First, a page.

A: According to Public Law 94-142, your son is entitiled to adequate education in the least-restrictive environment as possible. If it means tutoring, or video camera in the classroom and a phone line to participate, then so be it. You and your child have rights and if you need to approach the principal or school board or the state education director, go for it. Fight for it and win.

6. A friend of mine and I went to a local drug store and she bought a cane. I know she's been in pain, and having trouble with balance sometimes, but that took me by surprise. Why was I so upset?

A: You have an image in your mind of every one you know, and how they really look. This drastically alters your image of your friend. It also made the "invisible disability" visible. For the first time, you saw her as disabled, whereas it was easy to ignore before. It was probably an agonizing decision for her to admit that help was needed, then change her image, not only in your eyes, but everyone elses' as well. Now she will have to answer questions, put up with stares and wonder if people will ask what happened to her. This illness may last any length of time. You will need to see if you can still be the fun friends you have always been and not pull away, which would be easier to do.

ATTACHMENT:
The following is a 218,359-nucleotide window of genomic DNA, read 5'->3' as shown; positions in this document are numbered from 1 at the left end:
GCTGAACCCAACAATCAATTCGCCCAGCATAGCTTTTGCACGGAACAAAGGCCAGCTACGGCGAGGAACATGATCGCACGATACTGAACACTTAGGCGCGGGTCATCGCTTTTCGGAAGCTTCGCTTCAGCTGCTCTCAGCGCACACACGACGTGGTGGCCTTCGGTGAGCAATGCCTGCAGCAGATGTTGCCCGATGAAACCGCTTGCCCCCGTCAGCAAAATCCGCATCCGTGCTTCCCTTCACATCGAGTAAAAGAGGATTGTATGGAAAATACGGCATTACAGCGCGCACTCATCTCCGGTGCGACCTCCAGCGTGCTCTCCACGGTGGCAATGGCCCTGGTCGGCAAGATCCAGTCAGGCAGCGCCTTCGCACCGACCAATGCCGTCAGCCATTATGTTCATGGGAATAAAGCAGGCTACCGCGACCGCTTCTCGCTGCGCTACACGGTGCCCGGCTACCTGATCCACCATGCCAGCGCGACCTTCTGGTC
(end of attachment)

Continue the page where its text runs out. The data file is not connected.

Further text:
To help you understand, here is a list of symptoms a patient can have. Keep in mind that they never have just one at a time. Usually, CFS patients experience 2-10 at a time and they can change from day to day, morning to afternoon. 1) Clinically evaluated, unexplained persistant or relapsing chronic fatigue that is of new or definite onset; is not the result of ongoing exertion; is not substantially alleviated by rest; and results in a substantial reduction in previous levels of occupational, educational, social or personal activities. 2) The concurrent occurrence of 4 or more of the following: